Dictionary adaptation. LT evaluates the two files 'spelling.txt' and 'prohibit.txt' in directory


Additional words and words that shall raise an error can be appended here. LT version 4.8 introduced additional files 'spelling_custom.txt' and 'prohibit_custom.txt'.

HTML report. The idea of an HTML report goes back to Sylvain Hallé, who developed TeXtidote. Opened in a Web browser, the report displays excerpts from the original LaTeX text, highlighting the problems indicated by LT. The corresponding LT messages can be viewed when hovering the mouse over these marked places, see the introductory example above. With option --link, Web links provided by LT can be directly opened with left-click. Script option --context controls the number of lines displayed around each tagged region; a negative option value will show the complete LaTeX input text. If the localisation of a problem is unsure, highlighting will use yellow instead of orange colour. For simplicity, marked text regions that intertwine with other ones are separately repeated at the end. In case of multiple input files, the HTML report starts with an index.

Simpler demonstration script. A simpler Python application is It resembles Bash script from section Simple scripts, but it accepts multiple inputs and does not create auxiliary files.

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Remarks on implementation

Parsing with regular expressions is fun, but it remains a rather coarse approximation of the “real thing”. Nevertheless, it seems to work quite well for our purposes, and it inherits high flexibility from the Python environment. A stricter approach could be based on software like plasTeX or pylatexenc. Another attempt has been started with YaLafi.

In order to parse nested structures, some regular expressions are constructed by iteration. At the beginning, we hence check for instance, whether nested {} braces of the actual input text do overrun the corresponding regular expression. In that case, an error message is generated, and the variable parms.max_depth_br for maximum brace nesting depth has to be changed. Setting control variables for instance to 100 does work, but also increases resource usage.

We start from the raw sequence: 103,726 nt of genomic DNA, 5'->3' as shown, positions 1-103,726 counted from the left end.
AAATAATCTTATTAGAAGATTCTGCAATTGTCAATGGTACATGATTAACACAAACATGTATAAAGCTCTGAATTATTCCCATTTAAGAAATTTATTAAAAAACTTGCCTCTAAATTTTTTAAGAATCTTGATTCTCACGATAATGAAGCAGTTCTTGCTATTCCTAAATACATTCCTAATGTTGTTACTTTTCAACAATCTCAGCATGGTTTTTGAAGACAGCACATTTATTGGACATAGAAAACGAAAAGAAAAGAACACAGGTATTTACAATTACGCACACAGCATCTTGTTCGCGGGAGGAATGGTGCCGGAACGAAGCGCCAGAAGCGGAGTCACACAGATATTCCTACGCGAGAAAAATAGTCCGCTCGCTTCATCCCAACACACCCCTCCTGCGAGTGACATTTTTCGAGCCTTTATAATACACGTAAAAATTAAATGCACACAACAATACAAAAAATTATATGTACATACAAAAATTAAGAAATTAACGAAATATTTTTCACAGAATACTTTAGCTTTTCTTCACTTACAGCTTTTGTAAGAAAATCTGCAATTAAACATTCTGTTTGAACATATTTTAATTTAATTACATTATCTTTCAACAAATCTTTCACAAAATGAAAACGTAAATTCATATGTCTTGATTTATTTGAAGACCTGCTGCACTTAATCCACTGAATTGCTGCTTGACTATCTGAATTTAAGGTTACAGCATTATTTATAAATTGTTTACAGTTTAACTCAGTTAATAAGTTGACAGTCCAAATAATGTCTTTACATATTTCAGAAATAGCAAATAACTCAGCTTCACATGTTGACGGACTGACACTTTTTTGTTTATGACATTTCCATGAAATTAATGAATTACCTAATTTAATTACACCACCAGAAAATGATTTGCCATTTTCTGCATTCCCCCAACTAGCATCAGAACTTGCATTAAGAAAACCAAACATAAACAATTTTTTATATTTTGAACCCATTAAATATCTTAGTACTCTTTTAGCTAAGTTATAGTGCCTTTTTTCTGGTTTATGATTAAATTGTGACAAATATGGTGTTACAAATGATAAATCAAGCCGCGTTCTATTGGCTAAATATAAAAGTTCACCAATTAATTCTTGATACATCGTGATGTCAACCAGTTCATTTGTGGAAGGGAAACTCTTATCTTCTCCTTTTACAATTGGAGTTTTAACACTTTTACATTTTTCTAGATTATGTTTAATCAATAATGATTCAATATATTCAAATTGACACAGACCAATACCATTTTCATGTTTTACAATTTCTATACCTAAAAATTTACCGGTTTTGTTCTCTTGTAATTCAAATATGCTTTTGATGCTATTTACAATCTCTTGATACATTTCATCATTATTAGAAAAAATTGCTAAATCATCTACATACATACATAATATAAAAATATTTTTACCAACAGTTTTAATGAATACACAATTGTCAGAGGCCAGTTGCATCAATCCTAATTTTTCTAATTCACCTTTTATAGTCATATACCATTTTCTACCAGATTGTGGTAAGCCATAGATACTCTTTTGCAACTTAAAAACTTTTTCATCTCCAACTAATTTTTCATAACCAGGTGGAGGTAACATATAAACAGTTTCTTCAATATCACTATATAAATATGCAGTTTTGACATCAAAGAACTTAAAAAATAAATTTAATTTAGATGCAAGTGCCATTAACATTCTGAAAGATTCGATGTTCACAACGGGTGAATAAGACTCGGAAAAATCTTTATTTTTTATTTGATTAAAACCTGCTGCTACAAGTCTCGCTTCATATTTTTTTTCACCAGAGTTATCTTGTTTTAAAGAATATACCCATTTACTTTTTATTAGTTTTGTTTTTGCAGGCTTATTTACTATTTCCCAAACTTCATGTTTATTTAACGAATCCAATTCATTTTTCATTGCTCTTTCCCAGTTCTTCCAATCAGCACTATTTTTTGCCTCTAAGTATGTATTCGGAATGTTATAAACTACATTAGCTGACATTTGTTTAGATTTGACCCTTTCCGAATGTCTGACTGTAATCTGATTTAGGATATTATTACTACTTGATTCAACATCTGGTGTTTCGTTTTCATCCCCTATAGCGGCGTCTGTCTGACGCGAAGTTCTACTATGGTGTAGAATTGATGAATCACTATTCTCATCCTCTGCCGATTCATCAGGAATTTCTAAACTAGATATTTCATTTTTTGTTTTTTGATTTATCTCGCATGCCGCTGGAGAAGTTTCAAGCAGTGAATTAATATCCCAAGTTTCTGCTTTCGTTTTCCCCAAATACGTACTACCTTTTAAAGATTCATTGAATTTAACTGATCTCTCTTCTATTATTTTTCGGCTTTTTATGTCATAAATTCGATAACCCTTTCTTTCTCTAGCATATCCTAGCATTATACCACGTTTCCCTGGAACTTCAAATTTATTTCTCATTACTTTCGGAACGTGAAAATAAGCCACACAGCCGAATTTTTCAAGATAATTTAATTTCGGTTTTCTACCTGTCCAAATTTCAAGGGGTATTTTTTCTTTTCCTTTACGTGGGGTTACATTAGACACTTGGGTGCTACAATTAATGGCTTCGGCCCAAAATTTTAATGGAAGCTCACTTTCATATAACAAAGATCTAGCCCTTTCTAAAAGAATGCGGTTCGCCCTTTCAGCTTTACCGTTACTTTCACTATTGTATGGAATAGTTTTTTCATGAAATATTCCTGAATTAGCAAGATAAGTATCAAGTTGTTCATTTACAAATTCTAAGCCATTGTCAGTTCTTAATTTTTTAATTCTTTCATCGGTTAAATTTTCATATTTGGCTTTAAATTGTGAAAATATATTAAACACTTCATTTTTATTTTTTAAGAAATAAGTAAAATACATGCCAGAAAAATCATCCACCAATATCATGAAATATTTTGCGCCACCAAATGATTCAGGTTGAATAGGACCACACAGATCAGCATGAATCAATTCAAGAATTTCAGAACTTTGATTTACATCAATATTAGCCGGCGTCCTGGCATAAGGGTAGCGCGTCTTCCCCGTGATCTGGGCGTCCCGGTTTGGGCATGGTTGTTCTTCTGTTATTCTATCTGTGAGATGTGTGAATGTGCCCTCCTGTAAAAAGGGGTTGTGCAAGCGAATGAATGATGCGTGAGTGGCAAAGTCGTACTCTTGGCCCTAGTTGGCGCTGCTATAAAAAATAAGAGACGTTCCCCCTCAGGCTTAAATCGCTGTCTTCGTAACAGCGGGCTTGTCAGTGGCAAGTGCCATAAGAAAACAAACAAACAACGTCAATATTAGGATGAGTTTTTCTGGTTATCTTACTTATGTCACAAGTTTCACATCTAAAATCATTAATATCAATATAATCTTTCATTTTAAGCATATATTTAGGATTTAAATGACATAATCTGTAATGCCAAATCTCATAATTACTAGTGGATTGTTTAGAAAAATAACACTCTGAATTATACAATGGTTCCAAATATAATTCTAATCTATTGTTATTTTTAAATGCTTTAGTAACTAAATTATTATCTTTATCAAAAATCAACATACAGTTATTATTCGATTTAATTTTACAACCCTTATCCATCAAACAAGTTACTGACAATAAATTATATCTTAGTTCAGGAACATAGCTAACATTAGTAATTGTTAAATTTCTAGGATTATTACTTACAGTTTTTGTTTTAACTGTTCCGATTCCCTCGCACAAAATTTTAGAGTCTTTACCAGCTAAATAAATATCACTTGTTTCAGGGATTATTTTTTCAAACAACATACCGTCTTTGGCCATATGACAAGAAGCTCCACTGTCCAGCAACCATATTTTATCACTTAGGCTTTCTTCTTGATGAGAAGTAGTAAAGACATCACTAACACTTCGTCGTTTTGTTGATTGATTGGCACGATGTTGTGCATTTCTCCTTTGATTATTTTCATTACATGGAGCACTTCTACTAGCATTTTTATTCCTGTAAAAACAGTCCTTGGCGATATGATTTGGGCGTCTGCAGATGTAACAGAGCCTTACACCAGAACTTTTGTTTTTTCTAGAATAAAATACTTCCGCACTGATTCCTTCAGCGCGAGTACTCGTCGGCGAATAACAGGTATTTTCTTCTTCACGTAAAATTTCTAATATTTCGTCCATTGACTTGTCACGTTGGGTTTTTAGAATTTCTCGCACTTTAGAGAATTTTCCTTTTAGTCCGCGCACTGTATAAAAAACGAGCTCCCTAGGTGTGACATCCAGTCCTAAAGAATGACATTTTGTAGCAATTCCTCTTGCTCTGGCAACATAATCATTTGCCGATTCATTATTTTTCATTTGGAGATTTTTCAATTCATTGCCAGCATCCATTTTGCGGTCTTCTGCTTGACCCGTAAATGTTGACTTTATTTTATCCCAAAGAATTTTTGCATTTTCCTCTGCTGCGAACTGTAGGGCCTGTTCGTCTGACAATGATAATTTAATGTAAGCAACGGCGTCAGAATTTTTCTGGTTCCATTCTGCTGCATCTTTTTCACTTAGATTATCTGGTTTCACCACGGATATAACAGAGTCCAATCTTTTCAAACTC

A severe general problem is order of macro expansion. While TeX strictly evaluates from left to right, the order of treatment by regular expressions is completely different. Additionally, we mimic TeX's behaviour in skipping white space between macro name and next non-space character. This calls for hacks like the regular expression in variable skip_space_macro together with the temporary placeholder in mark_begin_env. It avoids that a macro without arguments consumes leading space inside of an already resolved following environment. Besides, that protects a line break, for instance in front of an equation environment. Another issue emerges with input text like '\y{a\z} b' that can lead to the output 'ab', if macro \z is expanded after macro \y{...} taking an argument. The workaround inserts the temporary placeholder in variable mark_deleted for each closing } brace or ] bracket, when a macro argument is expanded.

Our mechanism for line number tracking relies on a partial reimplementation of the substitution function re.sub() from the standard Python module for regular expressions. Here, the manipulated text string is replaced by a pair of this same string and an array of integers. These represent the estimated original line numbers of the lines in the current text string part. During substitution, the line number array is adjusted upon deletion or inclusion of line breaks. The tracking of character positions for option --char works similarly.

Since creation of new empty lines may break the text flow, we avoid it with a simple scheme. Whenever a LaTeX macro is expanded or an environment frame is deleted, the mark from variable mark_deleted is left in the text string. At the very end, these marks are deleted, and lines only consisting of space and such marks are removed completely. This also means that initially blank lines remain in the text (except those only containing a % comment).

Under category Issues, some known shortcomings are listed. Additionally, we have marked several problems as BUG in the script.